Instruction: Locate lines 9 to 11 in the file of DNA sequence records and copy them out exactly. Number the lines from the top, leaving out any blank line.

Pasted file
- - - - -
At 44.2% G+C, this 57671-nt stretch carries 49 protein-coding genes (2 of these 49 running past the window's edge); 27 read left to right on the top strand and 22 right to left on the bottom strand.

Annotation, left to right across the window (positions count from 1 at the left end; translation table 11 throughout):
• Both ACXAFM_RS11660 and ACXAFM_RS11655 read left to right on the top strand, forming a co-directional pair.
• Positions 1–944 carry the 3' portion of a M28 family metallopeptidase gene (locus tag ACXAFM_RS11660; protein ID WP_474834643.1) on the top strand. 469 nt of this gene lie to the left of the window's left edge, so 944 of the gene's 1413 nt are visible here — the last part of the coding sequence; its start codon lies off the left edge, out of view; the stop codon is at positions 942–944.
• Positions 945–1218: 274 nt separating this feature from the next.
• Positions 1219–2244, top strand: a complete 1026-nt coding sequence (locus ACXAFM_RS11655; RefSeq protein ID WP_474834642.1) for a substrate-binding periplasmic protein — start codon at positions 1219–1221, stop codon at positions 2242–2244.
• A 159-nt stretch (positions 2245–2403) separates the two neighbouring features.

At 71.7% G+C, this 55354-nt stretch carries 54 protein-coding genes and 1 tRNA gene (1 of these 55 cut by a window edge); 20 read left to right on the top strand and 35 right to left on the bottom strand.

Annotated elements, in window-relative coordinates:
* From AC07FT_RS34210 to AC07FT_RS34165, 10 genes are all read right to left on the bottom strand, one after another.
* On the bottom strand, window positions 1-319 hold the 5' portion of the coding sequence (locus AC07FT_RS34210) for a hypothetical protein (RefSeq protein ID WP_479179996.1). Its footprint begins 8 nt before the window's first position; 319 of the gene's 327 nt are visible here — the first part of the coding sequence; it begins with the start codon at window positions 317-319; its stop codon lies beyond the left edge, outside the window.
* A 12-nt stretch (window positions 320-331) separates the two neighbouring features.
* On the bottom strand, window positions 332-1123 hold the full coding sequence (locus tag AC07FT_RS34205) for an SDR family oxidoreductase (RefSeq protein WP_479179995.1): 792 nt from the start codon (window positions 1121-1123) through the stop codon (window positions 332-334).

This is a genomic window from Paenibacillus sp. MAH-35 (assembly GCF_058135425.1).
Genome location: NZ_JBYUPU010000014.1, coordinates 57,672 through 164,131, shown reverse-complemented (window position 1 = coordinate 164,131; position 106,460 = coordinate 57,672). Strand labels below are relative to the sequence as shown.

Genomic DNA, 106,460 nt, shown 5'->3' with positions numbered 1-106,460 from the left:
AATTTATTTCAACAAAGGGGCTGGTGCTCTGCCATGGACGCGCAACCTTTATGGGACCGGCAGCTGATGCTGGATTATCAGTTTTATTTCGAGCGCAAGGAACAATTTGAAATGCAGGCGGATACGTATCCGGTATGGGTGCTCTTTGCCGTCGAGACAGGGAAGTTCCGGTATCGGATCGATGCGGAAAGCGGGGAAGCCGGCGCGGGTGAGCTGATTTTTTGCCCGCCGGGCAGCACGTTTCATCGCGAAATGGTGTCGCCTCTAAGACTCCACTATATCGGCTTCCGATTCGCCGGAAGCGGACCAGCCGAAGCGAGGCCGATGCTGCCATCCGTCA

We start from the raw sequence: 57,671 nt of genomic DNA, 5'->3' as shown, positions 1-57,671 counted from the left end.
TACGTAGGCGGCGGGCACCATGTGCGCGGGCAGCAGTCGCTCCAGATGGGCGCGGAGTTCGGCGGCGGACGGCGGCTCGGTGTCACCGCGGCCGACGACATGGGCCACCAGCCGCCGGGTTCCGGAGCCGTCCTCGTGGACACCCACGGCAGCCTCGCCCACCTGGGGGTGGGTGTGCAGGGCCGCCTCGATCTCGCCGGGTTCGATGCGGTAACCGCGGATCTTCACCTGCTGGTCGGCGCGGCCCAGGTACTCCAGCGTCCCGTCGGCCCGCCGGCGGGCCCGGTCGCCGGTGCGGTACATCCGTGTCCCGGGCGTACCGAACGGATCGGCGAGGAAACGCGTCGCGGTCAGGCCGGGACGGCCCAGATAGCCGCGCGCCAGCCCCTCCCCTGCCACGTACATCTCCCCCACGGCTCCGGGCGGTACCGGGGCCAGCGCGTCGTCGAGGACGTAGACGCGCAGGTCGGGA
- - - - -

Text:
Annotated elements, in window-relative coordinates:
* From AC07FT_RS34210 to AC07FT_RS34165, 10 genes are all read right to left on the bottom strand, one after another.
* On the bottom strand, window positions 1-319 hold the 5' portion of the coding sequence (locus AC07FT_RS34210) for a hypothetical protein (RefSeq protein ID WP_479179996.1). Its footprint begins 8 nt before the window's first position; 319 of the gene's 327 nt are visible here — the first part of the coding sequence; it begins with the start codon at window positions 317-319; its stop codon lies beyond the left edge, outside the window.